If so will you please tell me what you come up as the best values for Q_angleX, Q_gyroX, and R_angleX?
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I am using the Ardu-Imu
http://www.sparkfun.com/products/9956

R is the co-variance matrix. It should typically be the square of the standard deviation of the Gyro.
I think it should be there in the datasheet, or you could just keep things stationary and log the data for about 5 mins.
Calculate the mean and std deviation.
R=std_deviation^2


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Hello,

This is a great post about IMU's. Lots of good information. I am also working with Gyro's and accelerometers in my Quadrotor project. I needed a simple tool to visualize data and ended up writing one. Although there are ways to plot data using Processing, I wanted a stand alone tool.

Here is link to relevant thread. Hope you guys find the tool useful.

http://arduino.cc/forum/index.php/topic,58911.0.html

I will probably change the tools to accept float data in the next version.

Cheers
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Denmark
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Aerosam:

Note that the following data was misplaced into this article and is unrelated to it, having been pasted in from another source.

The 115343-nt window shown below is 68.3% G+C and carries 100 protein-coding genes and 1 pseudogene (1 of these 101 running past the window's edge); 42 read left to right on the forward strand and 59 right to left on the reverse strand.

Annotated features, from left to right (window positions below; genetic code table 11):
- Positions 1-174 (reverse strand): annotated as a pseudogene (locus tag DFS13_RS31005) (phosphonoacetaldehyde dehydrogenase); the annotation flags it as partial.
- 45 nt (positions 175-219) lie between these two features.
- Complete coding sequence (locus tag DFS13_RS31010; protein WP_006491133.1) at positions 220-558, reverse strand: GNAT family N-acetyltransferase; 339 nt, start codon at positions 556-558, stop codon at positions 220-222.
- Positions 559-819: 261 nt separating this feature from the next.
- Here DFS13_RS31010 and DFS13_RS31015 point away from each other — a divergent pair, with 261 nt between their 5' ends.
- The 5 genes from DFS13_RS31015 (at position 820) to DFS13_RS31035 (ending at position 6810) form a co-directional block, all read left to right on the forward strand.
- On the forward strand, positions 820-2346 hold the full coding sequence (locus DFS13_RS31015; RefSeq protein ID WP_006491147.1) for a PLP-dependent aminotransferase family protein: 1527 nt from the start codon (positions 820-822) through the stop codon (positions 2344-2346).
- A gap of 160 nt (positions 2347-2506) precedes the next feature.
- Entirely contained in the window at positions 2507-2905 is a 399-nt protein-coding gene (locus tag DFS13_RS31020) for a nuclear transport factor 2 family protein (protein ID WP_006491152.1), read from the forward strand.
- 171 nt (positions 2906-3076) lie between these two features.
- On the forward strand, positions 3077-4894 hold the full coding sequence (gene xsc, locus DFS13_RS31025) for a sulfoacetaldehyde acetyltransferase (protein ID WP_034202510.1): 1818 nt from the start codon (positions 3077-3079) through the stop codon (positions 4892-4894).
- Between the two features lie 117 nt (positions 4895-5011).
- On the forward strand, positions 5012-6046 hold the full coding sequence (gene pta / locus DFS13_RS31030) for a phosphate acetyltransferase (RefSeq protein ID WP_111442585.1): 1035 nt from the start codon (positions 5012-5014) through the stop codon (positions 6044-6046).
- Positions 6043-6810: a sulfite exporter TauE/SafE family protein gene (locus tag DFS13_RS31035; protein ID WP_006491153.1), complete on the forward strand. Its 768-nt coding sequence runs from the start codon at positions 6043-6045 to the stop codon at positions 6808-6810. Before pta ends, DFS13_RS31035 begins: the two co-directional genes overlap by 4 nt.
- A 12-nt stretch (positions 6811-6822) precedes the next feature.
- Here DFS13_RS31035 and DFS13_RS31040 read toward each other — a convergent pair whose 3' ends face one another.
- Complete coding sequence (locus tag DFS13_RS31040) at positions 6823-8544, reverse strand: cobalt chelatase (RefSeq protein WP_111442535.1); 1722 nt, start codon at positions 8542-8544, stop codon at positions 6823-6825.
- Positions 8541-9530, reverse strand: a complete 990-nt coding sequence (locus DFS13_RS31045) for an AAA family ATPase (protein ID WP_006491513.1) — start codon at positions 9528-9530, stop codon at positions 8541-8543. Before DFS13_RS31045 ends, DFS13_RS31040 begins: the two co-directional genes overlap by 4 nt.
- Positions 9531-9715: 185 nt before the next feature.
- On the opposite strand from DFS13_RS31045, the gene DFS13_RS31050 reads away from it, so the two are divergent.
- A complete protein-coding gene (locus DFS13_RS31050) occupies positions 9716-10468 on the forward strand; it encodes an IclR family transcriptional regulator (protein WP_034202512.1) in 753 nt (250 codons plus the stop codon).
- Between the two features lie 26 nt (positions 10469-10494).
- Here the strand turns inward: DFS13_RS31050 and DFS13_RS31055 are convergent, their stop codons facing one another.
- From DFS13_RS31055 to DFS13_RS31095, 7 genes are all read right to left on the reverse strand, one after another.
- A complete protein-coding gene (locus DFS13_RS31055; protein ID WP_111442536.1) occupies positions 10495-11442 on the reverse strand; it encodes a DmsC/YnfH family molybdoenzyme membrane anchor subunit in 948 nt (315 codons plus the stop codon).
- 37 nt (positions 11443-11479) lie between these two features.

What unit do you measure the standard deviation and mean in? For example is it %/C or what?

- Lauszus
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This is a great for IMU-starters like me. I will give it a try.
Thank you very much.

Fons
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This isn't working for me. My angle is still drifting at a degree per second.
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Are u using the same IMU as me or a different one?
If not, try to change the value of R_angleX and R_angleY and see if it helps.

- Lauszus
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I'm using a different one, the digital combo board. http://www.sparkfun.com/products/10121. I had to mod the code to suit the digital version, but i'm confident it works.
I've tried changing the values but they don't seem to have any benificial effects smiley-sad
Sometimes the result jump about 20 degrees, quite rarely. Does this ever occur for you?
« Last Edit: May 06, 2011, 05:27:01 am by Brettj » Logged

Denmark
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Okay.
It sounds like you are getting data from the accelerometer. I you sure you are using both sensors? smiley
- Lauszus
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Haha, yeh definitely getting all the data smiley-razz For some reason i get more accurate data from the non filtering. The calculated accelerometer angle doesn't go through 360degrees. Gets about a max of 50. Is this supposed to happen?
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Try to use the complementary filter instead and see what happens.

Post your code and I will  have a look at it - you must have done something wrong smiley
- Lauszus